To determine wheelchair (WC) skills success rates for manual WC users with spinal cord injury (SCI), to determine subject characteristics associated with the lowest success rates of WC skills, and to characterize the relationship between WC skills and measures of community integration and quality of life (QOL).
Cross-sectional multisite study.
Six Spinal Cord Injury Model Systems (SCIMS) centers.
Individuals with SCI (N=214) who were at least 11 months postinjury, treated at an SCIMS center, and who used a manual WC as their primary means of mobility.
Main outcome measures:
Wheelchair Skills Test (WST) and questionnaires of demographics and characteristics, QOL, and community participation.
Of the 31 skills in the WST assessed, success rates ranged from 19.6% to 100%. Eight skills had success rates of ≤75%: folding/unfolding the WC (71.5%), ascending (19.6%) and descending (47.2%) a 15-cm curb, ascending (23.2%) and descending (26.5%) stairs, transferring from ground to WC (40.6%), turning 180° in wheelie position (55.2%), and holding a 30-second stationary wheelie (59.9%). Male sex, paraplegia, employed status, lower education, younger age at injury, and white race were among the participant characteristics bivariately associated with higher success rates of several WC skills. After controlling for covariates, higher success rates of several WC skills and a higher total WST score predicted better self-perceived health, higher life satisfaction, and more community participation.
For people with SCI who use a manual WC as their primary means of mobility, their ability to perform manual WC skills is associated with higher community participation and life satisfaction. Factors contributing to low success rates need to be investigated, and interventions to improve these rates are needed.
"Contextual factors may also be personal, such as age and confidence (self-efficacy) with wheelchair use. At the activity level, wheelchair mobility skill and proficiency have also been identified as significant contributors to participation    . Wheelchair skills have been amenable to improvement through training, particularly when delivered in a structured format. "
[Show abstract][Hide abstract] ABSTRACT: Restricted mobility is the most common impairment among older adults and a manual wheelchair is often prescribed to address these limitations. However, limited access to rehabilitation services results in older adults typically receiving little or no mobility training when they receive a wheelchair. As an alternative and novel approach, we developed a therapist-monitored wheelchair skills home training program delivered via a computer tablet. To optimize efficacy and adherence, principles of self-efficacy and adult learning theory were foundational in the program design. A participatory action design approach was used to engage older adult wheelchair users, care providers, and prescribing clinicians in an iterative design and development process. A series of prototypes were fabricated and revised, based on feedback from eight stakeholder focus groups, until a final version was ready for evaluation in a clinical trial. Stakeholder contributions affirmed and enhanced the foundational theoretical principles and provided validation of the final product for the target population.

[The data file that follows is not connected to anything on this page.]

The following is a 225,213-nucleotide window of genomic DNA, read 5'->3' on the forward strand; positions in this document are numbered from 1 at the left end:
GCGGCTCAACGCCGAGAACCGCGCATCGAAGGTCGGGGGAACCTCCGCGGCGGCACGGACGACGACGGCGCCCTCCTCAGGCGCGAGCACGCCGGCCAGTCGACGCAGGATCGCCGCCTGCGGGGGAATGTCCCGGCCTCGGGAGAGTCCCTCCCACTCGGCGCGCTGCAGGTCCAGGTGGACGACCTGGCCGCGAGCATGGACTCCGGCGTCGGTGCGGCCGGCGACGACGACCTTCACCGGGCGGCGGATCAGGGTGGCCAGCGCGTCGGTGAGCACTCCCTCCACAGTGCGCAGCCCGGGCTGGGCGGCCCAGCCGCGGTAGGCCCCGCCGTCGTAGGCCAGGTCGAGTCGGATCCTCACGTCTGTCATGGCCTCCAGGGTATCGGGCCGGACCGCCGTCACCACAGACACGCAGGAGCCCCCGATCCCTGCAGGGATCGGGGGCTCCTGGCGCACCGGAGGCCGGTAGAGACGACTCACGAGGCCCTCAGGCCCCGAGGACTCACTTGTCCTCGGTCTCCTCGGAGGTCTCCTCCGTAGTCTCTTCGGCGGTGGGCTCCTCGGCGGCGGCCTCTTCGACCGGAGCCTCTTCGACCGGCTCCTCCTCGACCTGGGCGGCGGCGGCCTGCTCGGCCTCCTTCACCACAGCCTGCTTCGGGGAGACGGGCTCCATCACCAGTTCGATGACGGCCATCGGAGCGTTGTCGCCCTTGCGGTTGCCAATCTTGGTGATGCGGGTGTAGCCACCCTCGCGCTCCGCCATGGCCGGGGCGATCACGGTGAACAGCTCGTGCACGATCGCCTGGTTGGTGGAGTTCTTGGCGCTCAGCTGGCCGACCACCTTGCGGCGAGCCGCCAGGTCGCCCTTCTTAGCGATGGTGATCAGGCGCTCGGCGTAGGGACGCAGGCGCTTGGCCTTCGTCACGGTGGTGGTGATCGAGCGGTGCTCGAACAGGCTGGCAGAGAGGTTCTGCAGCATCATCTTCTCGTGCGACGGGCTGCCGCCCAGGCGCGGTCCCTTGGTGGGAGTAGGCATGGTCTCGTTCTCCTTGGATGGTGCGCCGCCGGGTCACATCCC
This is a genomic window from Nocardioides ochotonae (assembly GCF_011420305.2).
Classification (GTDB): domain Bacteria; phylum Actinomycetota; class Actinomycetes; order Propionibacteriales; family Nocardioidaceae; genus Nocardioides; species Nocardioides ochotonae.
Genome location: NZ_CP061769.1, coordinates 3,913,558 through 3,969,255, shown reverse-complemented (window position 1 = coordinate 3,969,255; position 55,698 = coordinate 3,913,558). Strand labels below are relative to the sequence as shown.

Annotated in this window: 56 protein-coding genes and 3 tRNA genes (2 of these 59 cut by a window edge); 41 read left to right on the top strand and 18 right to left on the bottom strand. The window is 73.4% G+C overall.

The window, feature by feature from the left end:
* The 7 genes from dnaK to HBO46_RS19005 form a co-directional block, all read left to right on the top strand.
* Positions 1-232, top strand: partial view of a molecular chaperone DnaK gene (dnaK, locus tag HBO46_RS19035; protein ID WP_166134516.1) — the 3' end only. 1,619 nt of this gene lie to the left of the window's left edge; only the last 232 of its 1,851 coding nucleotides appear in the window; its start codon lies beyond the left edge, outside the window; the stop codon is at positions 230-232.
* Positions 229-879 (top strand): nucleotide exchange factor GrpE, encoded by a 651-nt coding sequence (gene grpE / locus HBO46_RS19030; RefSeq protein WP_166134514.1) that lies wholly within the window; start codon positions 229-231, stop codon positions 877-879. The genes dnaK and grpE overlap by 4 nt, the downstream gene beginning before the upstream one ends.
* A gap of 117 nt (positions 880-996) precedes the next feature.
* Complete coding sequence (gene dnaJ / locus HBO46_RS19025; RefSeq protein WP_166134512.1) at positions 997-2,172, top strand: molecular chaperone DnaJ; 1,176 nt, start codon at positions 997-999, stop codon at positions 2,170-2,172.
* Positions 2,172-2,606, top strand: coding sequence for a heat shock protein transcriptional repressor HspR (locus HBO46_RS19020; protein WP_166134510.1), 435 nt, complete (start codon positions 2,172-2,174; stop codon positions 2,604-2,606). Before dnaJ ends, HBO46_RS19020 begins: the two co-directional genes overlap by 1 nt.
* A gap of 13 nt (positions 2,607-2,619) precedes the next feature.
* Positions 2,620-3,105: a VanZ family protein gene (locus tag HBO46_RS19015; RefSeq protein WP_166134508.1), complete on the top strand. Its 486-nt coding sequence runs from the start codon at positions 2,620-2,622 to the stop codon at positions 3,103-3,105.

BioMed Research International 09/2014; 2014(172434):1-13. DOI:10.1155/2014/172434 · 2.71 Impact Factor
[Show abstract][Hide abstract] ABSTRACT: Objectives: To examine the relationship of self-esteem and wheelchair type with participation of young adult manual and power wheelchair users with diverse physical disabilities. Design: Cross-sectional survey study. Setting: Large University Campus. Participants: A convenience sample of college students (N=39) with self-reported physical disabilities who are full time wheelchair users (>40 per week) and are two or more years post illness or injury. Interventions: Not applicable. Main outcome measures: The Rosenberg Self-Esteem Scale was used to measure self-esteem, and the Craig Handicap Assessment and Reporting Technique was used to measure participation. Results: Self-esteem correlated highly with cognitive independence (CI) (r=0.58), mobility (r=0.67) and social integration (SI) (r=0.52). Use of manual wheelchair was significantly related to higher levels of CI and mobility while longer use of any wheelchair (power or manual) was significantly associated with higher levels of mobility and SI. In addition higher self-esteem independently predicted a significant proportion of the variance in CI, mobility and SI, while type of wheelchair predicted a significant proportion of the variance in CI (p<0.005). Conclusions: High self-esteem was found to be the strongest predictor of participation in a population of young adults with mobility limitations. Better understanding of the factors influencing participation may help to facilitate new interventions to minimize the disparities between persons with disabilities and their able bodied peers.
Disability and rehabilitation. Assistive technology 10/2013; 10(2). DOI:10.3109/17483107.2013.840864
Data provided are for informational purposes only. Although carefully collected, accuracy cannot be guaranteed. The impact factor represents a rough estimation of the journal's impact factor and does not reflect the actual current impact factor. Publisher conditions are provided by RoMEO. Differing provisions from the publisher's actual policy or licence agreement may be applicable.